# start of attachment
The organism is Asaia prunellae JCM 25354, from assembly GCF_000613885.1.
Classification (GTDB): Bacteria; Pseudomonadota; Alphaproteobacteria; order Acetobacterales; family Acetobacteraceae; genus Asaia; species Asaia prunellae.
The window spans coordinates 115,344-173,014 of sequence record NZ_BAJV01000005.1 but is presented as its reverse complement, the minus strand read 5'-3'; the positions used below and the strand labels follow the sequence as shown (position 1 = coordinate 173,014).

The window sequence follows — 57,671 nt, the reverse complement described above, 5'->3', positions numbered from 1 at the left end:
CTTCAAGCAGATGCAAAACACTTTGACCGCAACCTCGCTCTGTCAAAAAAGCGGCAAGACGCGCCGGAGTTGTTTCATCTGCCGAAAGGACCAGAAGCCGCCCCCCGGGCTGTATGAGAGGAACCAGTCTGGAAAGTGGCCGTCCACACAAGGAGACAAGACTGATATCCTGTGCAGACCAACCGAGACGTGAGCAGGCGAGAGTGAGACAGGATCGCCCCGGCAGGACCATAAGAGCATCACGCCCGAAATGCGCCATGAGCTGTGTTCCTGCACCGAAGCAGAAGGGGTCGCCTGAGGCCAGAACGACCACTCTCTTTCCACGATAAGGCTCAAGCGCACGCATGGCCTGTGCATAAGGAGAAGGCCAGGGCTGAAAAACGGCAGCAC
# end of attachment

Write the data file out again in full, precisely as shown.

The organism is Asaia prunellae JCM 25354, from assembly GCF_000613885.1.
Classification (GTDB): Bacteria; Pseudomonadota; Alphaproteobacteria; order Acetobacterales; family Acetobacteraceae; genus Asaia; species Asaia prunellae.
The window spans coordinates 115,344-173,014 of sequence record NZ_BAJV01000005.1 but is presented as its reverse complement, the minus strand read 5'-3'; the positions used below and the strand labels follow the sequence as shown (position 1 = coordinate 173,014).

The window sequence follows — 57,671 nt, the reverse complement described above, 5'->3', positions numbered from 1 at the left end:
CTTCAAGCAGATGCAAAACACTTTGACCGCAACCTCGCTCTGTCAAAAAAGCGGCAAGACGCGCCGGAGTTGTTTCATCTGCCGAAAGGACCAGAAGCCGCCCCCCGGGCTGTATGAGAGGAACCAGTCTGGAAAGTGGCCGTCCACACAAGGAGACAAGACTGATATCCTGTGCAGACCAACCGAGACGTGAGCAGGCGAGAGTGAGACAGGATCGCCCCGGCAGGACCATAAGAGCATCACGCCCGAAATGCGCCATGAGCTGTGTTCCTGCACCGAAGCAGAAGGGGTCGCCTGAGGCCAGAACGACCACTCTCTTTCCACGATAAGGCTCAAGCGCACGCATGGCCTGTGCATAAGGAGAAGGCCAGGGCTGAAAAACGGCAGCAC